Rum Review: El Dorado 21-Year
El Dorado 21-Year Old Special Reserve
Up for review today is a rum that’s old enough to drink itself: El Dorado 21-Year. Unlike some of the other producers and blenders that pull numerical shenanigans on their labels, this one from the fine folks at Demerara Distillers Limited is a blend of rums *at least* twenty-one years old. From what I understand, the oldest rum in the blend is 35 years old. Not too shabby for a bottle that costs about $60 online. In-store prices range anywhere from $70-$95.
The bottle itself is the same style and shape as the 12 and 15 year products from El Dorado, sporting gold foil and the tall ship on the label. The closure is a proper cork stopper with a plastic top. Let’s crack this bottle open and see what’s inside.
I poured a few ounces into my tasting snifter and swirled. The color is a brilliant copper bronze. The viscosity appears to be fairly high given the slow pace of the droplets’ fall to the bottom of the snifter.
The aroma is delightful. Virtually no astringency—I would expect nothing less from a rum of this age, but one never knows. As I take it all in, I’m sensing a smooth, non-assertive oak foundation with caramel crème just above. Hints of vanilla and banana conjure up images of banana crème pie. We’re off to a good start here, folks.
Now for a taste. As the rum hits my mouth, I’m a bit surprised by the level of heat and spice I’m getting from such a smooth smelling character. The creamy texture has coated my mouth and tongue, and I’m sensing a little sweetness, but it’s overmatched by the spice. The initial flavor is decidedly oak. The flavors initially run together in a fairly busy mélange and I’m having trouble picking out the individual components. Let’s try another sip. The caramel is back now, but it’s combined with a molasses flavor at mid-palate, and on the round periphery, I’m sensing a bit of citrus for the first time—almost like a blood orange—tart and sweet at the same time with just a hint of bitterness. The spice notes include cinnamon and nutmeg. Further tastes reveal a smoky quality that is pervasive in the extremely long finish. As I continue to sip, the smoky quality is really striking. I could see a peated Scotch drinker really loving this rum. Not that it’s that smoky, mind you, but the potential for crossover here is intriguing, as I’m always looking to convert folks into rum drinkers.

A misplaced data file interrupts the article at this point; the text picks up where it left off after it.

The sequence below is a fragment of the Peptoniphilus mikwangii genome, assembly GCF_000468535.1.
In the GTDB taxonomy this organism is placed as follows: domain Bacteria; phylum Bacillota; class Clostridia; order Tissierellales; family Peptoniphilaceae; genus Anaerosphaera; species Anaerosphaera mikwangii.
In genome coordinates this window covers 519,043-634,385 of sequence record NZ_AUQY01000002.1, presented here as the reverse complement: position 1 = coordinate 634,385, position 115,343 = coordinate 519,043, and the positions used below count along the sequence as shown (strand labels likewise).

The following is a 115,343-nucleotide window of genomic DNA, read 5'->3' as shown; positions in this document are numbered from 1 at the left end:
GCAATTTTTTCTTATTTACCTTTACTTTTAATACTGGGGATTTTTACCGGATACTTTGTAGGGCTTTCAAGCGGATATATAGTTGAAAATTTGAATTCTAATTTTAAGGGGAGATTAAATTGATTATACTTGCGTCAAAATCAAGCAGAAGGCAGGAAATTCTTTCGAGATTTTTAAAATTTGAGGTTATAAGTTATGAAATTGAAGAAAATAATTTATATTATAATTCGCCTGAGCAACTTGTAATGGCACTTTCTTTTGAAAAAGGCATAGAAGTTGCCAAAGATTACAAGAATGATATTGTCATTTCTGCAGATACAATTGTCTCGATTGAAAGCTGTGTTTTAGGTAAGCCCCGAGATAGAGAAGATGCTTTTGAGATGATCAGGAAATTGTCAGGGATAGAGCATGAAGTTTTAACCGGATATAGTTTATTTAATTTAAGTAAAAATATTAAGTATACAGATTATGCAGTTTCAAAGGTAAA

Without a 15-year El Dorado in stock, I can’t make a direct comparison, but out of curiosity I poured a bit of the 12-year to see how it stacked up to its older brother. It’s definitely a younger tasting rum, but it’s still delightful. A little sharper than the 21, but many of the same flavor components are here save for the smoke. It’s also a bit hotter and just a tad more astringent.
In summary, this is another fine sipping rum from DDL, and if you can grab a bottle, you should definitely do so. Here are my scores:
Mouth feel 1/1
What’s your take on El Dorado 21? Please let me know in the comments section below.